Messages Show How Associated Press Decided to Publish Report Claiming Russia Struck Poland

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The Associated Press published a story claiming Russian missiles struck Poland after an editor decided that a single anonymous source was sufficient, newly published internal messages show.

Reporter James LaPorta said in a Slack chat room that he’d heard from a source, described as a senior American intelligence official, that “Russian missiles crossed into Poland.” LaPorta said his source had been vetted by Ron Nixon, an Associated Press vice president.

Lisa Leff, an editor, asked if the wire service could run with the narrative despite only having a single source.

“That call is above my pay grade,” LaPorta said.

Vanessa Gera, an Associated Press reporter, said that she supported sending out an alert, writing, “I can’t imagine a US intelligence official would be wrong on this.”

Leff asked Zeina Karam, another editor, what she thought. “Yes should be ok I see source vetted by @rnixon.”

“Sending alert, barring no objections,” Leff said.

The Associated Press was the first outlet to report that Russian missiles struck Poland on Nov. 15. The outlet later retracted the report after information emerged pointing to the missile actually being fired by Ukraine, and fired LaPorta, one of the reporters whose name was on the byline.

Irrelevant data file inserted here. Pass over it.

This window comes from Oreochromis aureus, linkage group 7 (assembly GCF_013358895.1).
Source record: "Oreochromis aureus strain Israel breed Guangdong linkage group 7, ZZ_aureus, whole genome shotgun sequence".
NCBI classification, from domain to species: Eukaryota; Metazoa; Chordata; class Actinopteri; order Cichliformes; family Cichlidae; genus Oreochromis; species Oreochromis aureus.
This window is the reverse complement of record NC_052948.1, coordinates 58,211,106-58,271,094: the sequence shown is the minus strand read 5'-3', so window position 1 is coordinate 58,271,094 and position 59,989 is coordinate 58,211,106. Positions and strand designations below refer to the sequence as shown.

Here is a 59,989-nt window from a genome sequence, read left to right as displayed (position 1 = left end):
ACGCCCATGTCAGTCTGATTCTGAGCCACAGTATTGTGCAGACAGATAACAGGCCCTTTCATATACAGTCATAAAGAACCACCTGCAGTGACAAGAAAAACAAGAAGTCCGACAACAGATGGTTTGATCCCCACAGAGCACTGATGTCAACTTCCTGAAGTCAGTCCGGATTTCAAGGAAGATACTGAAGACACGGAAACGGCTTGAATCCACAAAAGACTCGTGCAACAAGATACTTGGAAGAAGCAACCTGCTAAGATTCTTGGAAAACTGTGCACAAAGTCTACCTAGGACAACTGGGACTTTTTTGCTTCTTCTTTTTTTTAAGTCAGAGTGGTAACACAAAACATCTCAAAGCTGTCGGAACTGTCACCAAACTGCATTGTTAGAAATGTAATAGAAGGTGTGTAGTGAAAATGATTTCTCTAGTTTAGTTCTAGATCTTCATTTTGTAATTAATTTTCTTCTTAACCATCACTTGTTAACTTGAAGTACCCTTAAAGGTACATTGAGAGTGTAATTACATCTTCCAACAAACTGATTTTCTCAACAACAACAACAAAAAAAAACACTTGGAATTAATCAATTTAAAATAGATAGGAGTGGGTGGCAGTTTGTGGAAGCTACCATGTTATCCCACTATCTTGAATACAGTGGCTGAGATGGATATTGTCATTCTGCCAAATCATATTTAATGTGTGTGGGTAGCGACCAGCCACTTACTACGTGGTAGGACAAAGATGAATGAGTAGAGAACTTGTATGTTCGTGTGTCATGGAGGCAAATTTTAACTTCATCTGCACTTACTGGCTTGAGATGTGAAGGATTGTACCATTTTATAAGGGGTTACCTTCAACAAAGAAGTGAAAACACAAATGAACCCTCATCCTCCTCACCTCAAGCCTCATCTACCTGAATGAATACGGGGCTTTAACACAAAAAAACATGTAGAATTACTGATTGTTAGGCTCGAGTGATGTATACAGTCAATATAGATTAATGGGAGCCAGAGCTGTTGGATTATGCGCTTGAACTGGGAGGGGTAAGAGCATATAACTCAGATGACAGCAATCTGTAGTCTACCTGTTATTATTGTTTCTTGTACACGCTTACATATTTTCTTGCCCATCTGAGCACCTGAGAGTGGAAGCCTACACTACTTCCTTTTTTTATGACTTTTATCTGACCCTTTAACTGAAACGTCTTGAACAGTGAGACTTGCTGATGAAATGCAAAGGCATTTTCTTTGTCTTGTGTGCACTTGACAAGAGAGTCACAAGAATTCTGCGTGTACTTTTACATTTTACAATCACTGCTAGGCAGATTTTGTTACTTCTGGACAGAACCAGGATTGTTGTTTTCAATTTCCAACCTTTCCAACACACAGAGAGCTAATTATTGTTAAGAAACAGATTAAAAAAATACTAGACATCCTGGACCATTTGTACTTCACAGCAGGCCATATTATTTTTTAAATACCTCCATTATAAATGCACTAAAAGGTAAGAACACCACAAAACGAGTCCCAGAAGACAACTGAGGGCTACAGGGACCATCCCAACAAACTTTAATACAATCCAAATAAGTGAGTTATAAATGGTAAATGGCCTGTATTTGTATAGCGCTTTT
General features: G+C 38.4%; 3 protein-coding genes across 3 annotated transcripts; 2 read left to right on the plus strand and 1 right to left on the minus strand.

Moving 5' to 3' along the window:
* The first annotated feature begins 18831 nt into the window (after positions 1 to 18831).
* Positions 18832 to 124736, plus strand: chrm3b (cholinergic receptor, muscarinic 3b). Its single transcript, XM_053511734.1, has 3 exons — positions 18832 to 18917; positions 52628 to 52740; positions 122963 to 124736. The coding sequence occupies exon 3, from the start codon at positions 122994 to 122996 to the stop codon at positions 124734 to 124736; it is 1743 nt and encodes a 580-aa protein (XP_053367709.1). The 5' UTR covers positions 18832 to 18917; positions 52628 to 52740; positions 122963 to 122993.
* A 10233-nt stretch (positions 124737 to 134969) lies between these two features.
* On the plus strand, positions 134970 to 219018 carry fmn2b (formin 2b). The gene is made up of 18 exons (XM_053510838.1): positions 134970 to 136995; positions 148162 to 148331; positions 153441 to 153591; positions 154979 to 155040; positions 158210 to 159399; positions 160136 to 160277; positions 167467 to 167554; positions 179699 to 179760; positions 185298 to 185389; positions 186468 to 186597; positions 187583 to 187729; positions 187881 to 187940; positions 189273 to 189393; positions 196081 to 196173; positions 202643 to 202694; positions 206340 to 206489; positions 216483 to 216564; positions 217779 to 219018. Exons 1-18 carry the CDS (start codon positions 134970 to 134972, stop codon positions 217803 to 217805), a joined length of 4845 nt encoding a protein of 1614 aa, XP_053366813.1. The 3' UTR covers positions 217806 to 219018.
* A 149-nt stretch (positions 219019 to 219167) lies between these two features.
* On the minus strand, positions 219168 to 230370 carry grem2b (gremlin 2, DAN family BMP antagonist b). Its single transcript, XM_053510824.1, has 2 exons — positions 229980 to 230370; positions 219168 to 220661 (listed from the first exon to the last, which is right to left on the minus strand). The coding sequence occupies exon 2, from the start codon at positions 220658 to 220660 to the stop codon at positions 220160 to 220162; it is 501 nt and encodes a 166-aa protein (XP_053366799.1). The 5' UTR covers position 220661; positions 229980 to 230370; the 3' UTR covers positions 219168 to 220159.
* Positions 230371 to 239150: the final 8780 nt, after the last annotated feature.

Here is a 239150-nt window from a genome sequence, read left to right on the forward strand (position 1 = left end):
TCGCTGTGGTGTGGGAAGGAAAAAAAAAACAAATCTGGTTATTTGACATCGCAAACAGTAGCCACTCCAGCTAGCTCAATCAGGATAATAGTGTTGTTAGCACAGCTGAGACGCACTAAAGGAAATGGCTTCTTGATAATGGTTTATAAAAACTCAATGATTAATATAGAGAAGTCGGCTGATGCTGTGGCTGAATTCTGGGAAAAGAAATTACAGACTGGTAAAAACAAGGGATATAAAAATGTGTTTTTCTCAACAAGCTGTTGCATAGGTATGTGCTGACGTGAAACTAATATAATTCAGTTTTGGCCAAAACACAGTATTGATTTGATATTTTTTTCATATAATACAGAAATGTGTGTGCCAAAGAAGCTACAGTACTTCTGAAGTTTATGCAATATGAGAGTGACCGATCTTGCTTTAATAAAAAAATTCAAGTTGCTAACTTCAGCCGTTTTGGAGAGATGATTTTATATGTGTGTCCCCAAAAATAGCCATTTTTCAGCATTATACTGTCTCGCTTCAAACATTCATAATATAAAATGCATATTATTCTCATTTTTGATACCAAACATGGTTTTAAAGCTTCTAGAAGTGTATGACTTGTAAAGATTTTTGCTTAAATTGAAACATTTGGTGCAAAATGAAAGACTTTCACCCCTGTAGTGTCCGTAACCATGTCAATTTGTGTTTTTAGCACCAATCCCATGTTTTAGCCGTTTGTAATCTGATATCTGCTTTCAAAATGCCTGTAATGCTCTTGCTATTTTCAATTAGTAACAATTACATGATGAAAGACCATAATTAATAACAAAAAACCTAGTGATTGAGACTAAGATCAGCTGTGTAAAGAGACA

Semafor obtained and published the internal messages. The Associated Press did not dispute their authenticity.

LaPorta, Gera, and Nixon did not respond to requests for comment. Leff and Karam could not be reached.

In the immediate aftermath of the report being published, some officials floated the attack triggering obligations under the North Atlantic Treaty Organization alliance.

LaPorta told colleagues: “Wonder if this triggers Article 5?”

Article 5 says that an attack against any one member of the alliance is considered an attack against all allies. The United States is part of the organization.

“My thoughts exactly,” another Associated Press employee wrote. Their name was redacted.

Anonymous Source Standards

News outlets deal with anonymous sources differently. At the Associated Press, the outlet says reporters can only cite anonymous sources if the material is information, rather than opinion or speculation, and is vital to the report.

By Zachary Stieber

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